PORTLAND, Maine (AP) — Hilary Campbell choked back tears at her husband’s memorial service Tuesday as she stepped to the podium to let the crowd know she’ll make sure the couple’s 6-month-old son grows up knowing how selfless his dad was.
She was among 3,000 mourners, including law enforcement officers from Canada and as far away as California, who spent Tuesday remembering the life of Maine State Police Det. Ben Campbell, who died last Wednesday while assisting a motorist.
“I can’t begin to say everything I want to say. So I’ll just say that I love you. I love you with every piece of my being,” Hilary Campbell told the crowd. “I promise you I’ll do everything I can to raise our son as we planned.”
Campbell, 31, was fatally injured when a tire dislodged from a logging truck and struck him while he was outside his vehicle alongside Interstate 95. He was headed to a training event when he stopped to help a driver.
Campbell’s selflessness and desire to put other people first was a theme during Tuesday’s service, which brought uniformed officers to tears at Cross Insurance Arena in Portland. The arena is normally a venue for concerts and hockey games.
Among the law enforcement personnel driven to emotion was Colonel John Cote, the chief of the Maine State Police. Cote said Campbell “helped others see the light in some of our darkest days” with his warm smile and cheerful attitude. That even extended to the people he arrested, Cote said.
“He understood just because he was arresting someone did not mean that person was a career criminal. Ben would talk to those folks, and through those conversations, he would learn that many times the conduct that led to the arrest was simply the result of problems and circumstances within that person’s life,” Cote said.
Rhode Island State Police Colonel James Manni and 20 troopers attended Campbell’s funeral to represent the state and honor his memory.
In a phone interview Tuesday night, Manni said the funeral underscores the dangers troopers face on the highways every day.
“I was sitting next to the Massachusetts State Police Colonel,” Manni said. “And when the Maine Colonel was giving his eulogy, we both looked at each other and said we hope we never have to do this.”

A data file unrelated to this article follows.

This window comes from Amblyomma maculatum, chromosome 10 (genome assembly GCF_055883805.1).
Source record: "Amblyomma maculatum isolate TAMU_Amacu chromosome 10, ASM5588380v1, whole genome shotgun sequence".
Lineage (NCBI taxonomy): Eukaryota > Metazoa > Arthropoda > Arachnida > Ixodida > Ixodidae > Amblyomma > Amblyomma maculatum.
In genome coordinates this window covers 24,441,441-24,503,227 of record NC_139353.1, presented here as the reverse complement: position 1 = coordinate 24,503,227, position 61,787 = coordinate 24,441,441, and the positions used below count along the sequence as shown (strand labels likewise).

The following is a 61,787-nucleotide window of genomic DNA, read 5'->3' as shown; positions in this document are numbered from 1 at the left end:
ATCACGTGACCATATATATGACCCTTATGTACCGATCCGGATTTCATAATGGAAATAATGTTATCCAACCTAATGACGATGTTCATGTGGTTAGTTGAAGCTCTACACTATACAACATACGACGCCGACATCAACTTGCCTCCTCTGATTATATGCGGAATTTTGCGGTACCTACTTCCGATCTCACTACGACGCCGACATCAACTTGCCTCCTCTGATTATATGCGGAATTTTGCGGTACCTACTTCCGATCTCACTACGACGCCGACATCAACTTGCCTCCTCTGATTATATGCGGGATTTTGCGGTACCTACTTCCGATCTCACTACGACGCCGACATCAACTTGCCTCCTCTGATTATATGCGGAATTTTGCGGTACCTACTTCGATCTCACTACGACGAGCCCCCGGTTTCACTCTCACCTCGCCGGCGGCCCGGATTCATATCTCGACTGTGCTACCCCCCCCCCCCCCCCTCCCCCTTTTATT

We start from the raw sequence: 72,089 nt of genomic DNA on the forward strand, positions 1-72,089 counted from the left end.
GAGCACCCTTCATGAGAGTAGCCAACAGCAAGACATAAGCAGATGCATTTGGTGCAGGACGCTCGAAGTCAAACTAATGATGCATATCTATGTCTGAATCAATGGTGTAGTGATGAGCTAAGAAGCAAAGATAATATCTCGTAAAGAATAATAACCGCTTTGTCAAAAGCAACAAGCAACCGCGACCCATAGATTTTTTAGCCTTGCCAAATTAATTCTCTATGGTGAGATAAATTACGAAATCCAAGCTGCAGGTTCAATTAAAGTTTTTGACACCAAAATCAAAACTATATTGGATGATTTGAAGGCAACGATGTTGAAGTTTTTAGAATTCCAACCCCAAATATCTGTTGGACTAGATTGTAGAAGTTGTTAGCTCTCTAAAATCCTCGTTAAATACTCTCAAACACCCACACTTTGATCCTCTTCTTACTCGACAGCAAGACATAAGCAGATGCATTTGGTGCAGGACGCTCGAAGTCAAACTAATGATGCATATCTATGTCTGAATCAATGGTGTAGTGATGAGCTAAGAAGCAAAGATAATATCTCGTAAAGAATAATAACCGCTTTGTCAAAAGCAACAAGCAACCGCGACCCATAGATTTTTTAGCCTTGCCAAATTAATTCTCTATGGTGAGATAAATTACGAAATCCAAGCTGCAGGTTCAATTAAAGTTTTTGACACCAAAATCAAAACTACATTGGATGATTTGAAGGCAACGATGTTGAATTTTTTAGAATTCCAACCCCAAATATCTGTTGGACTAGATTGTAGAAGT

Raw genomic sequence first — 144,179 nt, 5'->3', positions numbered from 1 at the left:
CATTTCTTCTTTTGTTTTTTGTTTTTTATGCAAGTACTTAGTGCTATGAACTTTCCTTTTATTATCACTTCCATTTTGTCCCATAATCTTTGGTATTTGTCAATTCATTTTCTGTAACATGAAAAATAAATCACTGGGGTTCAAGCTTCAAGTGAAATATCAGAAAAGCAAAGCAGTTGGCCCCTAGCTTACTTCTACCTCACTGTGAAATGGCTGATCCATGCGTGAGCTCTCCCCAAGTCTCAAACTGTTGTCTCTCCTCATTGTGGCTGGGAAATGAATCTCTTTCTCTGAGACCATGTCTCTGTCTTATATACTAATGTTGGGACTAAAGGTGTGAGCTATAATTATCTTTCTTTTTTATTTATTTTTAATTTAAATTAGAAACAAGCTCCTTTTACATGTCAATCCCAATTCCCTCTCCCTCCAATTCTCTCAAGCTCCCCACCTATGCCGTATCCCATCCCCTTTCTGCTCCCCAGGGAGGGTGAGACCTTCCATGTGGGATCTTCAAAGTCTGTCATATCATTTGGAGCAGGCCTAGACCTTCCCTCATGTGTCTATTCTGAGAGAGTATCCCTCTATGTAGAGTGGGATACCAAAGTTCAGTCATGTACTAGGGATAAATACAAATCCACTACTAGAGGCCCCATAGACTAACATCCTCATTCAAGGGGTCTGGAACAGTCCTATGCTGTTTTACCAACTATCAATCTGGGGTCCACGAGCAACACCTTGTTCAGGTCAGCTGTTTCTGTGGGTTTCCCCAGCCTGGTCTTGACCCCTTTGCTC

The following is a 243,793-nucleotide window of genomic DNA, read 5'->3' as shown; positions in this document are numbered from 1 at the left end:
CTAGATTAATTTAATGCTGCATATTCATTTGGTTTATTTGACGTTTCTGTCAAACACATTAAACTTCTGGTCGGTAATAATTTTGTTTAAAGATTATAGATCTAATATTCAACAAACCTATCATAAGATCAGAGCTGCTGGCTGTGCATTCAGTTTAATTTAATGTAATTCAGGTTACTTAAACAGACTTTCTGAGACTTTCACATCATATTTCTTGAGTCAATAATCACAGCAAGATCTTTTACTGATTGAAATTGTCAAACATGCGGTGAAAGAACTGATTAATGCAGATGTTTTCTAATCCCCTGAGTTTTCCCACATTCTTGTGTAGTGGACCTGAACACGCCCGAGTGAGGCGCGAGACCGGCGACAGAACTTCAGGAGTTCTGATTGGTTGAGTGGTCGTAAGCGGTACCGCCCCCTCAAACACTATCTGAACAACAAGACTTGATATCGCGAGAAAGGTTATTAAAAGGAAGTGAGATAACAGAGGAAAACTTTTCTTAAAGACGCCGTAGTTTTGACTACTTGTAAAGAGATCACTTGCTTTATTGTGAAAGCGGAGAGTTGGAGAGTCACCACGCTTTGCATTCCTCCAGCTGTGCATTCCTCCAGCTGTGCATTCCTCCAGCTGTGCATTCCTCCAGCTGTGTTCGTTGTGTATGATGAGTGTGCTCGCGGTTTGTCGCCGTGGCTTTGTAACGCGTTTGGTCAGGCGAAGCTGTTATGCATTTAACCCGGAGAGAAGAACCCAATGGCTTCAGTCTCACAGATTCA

Manni said situations like these give him resolve to keep Rhode Island troopers as safe as possible with the best equipment and adequate manpower.
“Just watch what they do every day to make sure that they have the safest possible conditions,” he explained. “Whether it’s the enactment of new laws or initiatives to work with the DOT on.”
Campbell is originally from Easthampton, Massachusetts and graduated from Westfield State University. The memorial drew personnel from dozens of police agencies in New England and beyond.
It was also the largest gathering of Maine state troopers in history, said Steve McCausland, a spokesman for the Maine State Police. Sheriff’s deputies backed up the agency, McCausland said.
Campbell’s badge number, 1282, will be retired, McCausland said. That number appeared on the badges and license plates of hundreds of law enforcement officers who attended Tuesday’s service. The service poured out from the arena into the street, where Hilary Campbell clutched a folded American flag and light snow fell.
Police are still investigating how the wheels came loose from the logging truck on I-95 in the Hampden area, south of Bangor. The wheels weigh about 200 pounds each. The driver of the logging truck was Scott Willett, owner of a trucking company.
The driver Campbell was assisting, Robert John Anthony of Clifton, thanked Campbell in a public Facebook post that was read aloud as part of Tuesday’s service.
“You traded your life for mine in the line of duty. I vow for as long as I live, I will never forget your smile. I will never forget your kindness. I will never forget your sacrifice,” the post said.